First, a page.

It turned out the blood test was just a finger prick, done with a small metal object that was hermetically sealed and seemed fine. A few minutes later the results were in and the doctor told Stephen that I had a viral infection. She prescribed an anti-viral medication, but told me to keep taking the medication I had been taking - including the antibiotic Amoxicillin. This confused me as I knew that viral infections, like the flu, were not treatable with antibiotics, while bacterial infections were. If I had a viral infection, why should I keep taking the antibiotics? I was very suspicious, especially when I did not get a satisfactory answer from the doctor. Steven took me home and said he would give Miss Zhao the prescription, and she could fill it for me. I had been lucky to have Steven with me. His English was the best in the school and I trusted him. If I had gone alone, communication would have been a nightmare.

A few hours later Miss Zhao presented me with the drug, which thankfully had an English translation, at least for the name. I did an Internet search on the drug, Ribavirin, and found out it was used for (1) severe lung infections in children, (2) for people with Hepatitis C, (3) had once been used as an HIV/AIDS drug, and (4) was currently being tested for its effectiveness against SARS. One Web site said it should not be used in women of childbearing age, ever. Another said any woman using the drug should be on at least two forms of birth control, and continue for 6 months after treatment. Oh, and did I mention the drug was not FDA approved for either the common cold or the flu - and normally only administered under medical supervision?

Needless to say, I thanked Miss Zhao for the medication, took it upstairs and vowed to flush the doses down the toilet. Still, I was hesitant. Was my sickness clouding my better judgment? After all, a doctor HAD prescribed the medication. I was torn. Logically, I should follow the doctor's advice. But, my gut was telling me something else completely. I decide to get a second option - and a third, and a fourth. I emailed three friends - one who was a doctor, another who was a nurse, and one who's mother was a doctor. I was advised not to take the prescription medication.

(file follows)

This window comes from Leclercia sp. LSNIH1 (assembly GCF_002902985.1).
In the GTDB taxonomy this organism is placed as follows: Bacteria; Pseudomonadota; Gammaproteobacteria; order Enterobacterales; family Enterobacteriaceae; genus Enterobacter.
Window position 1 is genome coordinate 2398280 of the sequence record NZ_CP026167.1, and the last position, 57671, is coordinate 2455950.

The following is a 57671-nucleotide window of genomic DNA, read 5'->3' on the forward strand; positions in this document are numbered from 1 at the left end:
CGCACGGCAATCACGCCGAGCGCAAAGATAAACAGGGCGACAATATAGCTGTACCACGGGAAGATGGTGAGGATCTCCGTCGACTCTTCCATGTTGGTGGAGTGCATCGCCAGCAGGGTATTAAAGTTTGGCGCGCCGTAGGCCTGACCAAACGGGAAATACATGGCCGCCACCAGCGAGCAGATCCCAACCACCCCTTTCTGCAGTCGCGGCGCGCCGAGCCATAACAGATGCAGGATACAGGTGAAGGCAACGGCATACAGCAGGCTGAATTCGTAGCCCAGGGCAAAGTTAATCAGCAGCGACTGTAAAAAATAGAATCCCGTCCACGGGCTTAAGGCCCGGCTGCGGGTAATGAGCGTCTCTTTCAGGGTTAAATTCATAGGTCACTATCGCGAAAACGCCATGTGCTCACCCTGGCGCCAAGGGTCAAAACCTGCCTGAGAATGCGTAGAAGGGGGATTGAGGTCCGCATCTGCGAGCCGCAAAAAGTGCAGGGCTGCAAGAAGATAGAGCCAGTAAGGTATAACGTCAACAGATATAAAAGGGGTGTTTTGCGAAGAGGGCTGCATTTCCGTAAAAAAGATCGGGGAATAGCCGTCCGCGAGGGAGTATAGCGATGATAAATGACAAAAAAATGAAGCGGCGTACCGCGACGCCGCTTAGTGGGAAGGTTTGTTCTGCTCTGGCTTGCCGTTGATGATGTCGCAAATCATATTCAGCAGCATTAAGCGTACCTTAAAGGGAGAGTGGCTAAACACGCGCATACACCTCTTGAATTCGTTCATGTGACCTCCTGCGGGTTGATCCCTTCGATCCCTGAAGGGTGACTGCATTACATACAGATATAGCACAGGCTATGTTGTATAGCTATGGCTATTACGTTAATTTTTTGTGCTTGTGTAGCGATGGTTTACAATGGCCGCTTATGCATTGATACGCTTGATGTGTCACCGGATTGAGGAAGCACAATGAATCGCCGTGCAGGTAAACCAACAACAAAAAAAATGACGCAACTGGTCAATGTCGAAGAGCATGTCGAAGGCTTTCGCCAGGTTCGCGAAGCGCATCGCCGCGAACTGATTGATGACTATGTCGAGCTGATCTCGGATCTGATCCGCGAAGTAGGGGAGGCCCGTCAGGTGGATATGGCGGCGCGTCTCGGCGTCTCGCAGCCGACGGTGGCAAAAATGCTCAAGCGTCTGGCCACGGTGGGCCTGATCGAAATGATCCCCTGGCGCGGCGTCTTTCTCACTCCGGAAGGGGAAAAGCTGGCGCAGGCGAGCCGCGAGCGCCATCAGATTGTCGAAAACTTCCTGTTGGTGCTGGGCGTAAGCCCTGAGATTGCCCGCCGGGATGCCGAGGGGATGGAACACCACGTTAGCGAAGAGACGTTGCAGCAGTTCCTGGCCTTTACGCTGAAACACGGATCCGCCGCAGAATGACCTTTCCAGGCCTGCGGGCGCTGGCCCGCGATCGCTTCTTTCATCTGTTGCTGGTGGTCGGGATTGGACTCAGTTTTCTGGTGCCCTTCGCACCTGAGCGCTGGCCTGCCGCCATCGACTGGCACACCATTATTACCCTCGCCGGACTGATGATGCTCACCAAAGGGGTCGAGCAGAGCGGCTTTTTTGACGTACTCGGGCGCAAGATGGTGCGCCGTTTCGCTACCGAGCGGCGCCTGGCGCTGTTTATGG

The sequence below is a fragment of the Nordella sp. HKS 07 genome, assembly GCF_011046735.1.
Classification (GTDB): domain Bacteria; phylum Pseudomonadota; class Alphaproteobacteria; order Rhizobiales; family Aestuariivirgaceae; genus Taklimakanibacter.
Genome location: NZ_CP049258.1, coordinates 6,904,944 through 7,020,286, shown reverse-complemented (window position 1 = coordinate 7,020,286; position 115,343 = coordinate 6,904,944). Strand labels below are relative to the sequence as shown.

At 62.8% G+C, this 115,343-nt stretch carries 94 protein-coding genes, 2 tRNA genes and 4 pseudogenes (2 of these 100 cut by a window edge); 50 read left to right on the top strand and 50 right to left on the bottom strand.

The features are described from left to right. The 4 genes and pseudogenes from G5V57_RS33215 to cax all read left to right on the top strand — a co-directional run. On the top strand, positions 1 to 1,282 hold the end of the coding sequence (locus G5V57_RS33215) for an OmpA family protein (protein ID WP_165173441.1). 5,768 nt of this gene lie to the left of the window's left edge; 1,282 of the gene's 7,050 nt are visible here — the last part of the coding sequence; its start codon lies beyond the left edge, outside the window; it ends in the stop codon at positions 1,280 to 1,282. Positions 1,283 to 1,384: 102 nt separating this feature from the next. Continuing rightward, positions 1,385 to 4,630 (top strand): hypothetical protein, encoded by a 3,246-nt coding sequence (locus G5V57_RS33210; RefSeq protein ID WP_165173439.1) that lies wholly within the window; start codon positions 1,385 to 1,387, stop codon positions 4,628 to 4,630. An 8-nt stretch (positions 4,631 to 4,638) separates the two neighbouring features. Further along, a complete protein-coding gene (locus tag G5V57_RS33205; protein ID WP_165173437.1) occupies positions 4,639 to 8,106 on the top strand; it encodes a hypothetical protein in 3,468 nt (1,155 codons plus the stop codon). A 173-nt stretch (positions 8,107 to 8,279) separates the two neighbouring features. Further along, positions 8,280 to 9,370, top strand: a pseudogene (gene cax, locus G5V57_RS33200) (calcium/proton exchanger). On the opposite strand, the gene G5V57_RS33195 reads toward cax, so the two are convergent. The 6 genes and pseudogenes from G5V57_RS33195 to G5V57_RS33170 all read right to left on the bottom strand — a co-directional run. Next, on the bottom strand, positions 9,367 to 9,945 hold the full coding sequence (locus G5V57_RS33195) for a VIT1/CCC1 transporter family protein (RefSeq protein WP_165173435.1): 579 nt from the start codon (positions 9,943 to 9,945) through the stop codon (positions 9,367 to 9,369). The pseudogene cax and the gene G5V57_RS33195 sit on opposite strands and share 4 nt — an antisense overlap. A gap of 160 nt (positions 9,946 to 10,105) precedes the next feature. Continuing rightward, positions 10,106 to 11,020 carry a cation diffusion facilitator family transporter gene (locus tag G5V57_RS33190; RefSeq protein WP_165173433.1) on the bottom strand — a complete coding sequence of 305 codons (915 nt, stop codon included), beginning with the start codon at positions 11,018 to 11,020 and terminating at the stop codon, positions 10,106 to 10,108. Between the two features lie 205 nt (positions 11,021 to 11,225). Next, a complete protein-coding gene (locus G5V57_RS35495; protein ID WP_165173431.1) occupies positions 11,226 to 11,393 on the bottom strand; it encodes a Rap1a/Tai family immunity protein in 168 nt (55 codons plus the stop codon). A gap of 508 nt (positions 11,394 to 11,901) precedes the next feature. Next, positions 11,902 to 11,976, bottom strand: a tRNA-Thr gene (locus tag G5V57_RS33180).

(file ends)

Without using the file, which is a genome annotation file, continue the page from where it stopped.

It's been four days since I went to the doctor. My voice returned the day after the hospital visit, While I am still nursing a mild cold, I feel fine. The only medication I took was some over the counter Tylenol Cold to help with my symptoms, and some of the herbal supplements that Miss Zhao gave me - including Ban Lan Keli and Ganmao Qingre Keli. (Internet searches proved they were common and popular over-the-counter Chinese herbs for colds - one as a preventative and one as a remedy.) Otherwise, I rested, drank lots of liquid, and, as an after thought, popped a few zinc tablets.

It was amazing to me, however, that even after giving me 4 different pills, and as many herbal remedies, if I did not immediately say I was feeling better, the solution Miss Zhao came to was to give me more medicine. Each morning and each evening I was offered yet another drug - all of which I politely declined, saying we should see how the medicine the doctor gave me worked first. It seemed that the concept for waiting for something to take affect was missing from the her belief system.

Miss Zhao's philosophy was this: "If we have small disease, if we don't have fever, we don't need to go hospital." She said this to me as she showed me the two large boxes, located by the piano, which were full of every drug imaginable. "We have many medicine," she said. No kidding - it was a regular pharmacy in there!

I know Miss Zhao was acting in what she thought was my best interests, and I sincerely appreciate her care and concern. However, I have learned that you must never underestimate your gut - especially when traveling. While there is no scientific explanation for a "gut feeling" most people can name several experiences when trusting their gut helped them more than a potentially questionable authority. I too can name several. Even though my rational mind was telling me that the doctor must be right, my gut was telling me to proceed with caution.

My faith in doctors is not shaken by this experience, even though I do believe the doctor who told me to take the antibiotics and antiviral medication together was wrong. I believe that in most cases, a doctor does know best and is medically trained to offer the best advice and medicine to cure what ails. But, I also believe you should educate yourself about the medicine and drugs that you are taking, and not just agree out of ignorance. If the doctor had spoken English, I would have asked her a lot more questions, especially about alternative medication. Since she did not, I was forced to use the Internet and my own trusted sources.

Bottom line: Educate yourself, seek professional advice, and trust your gut. Oh yeah, and ALWAYS get a second opinion!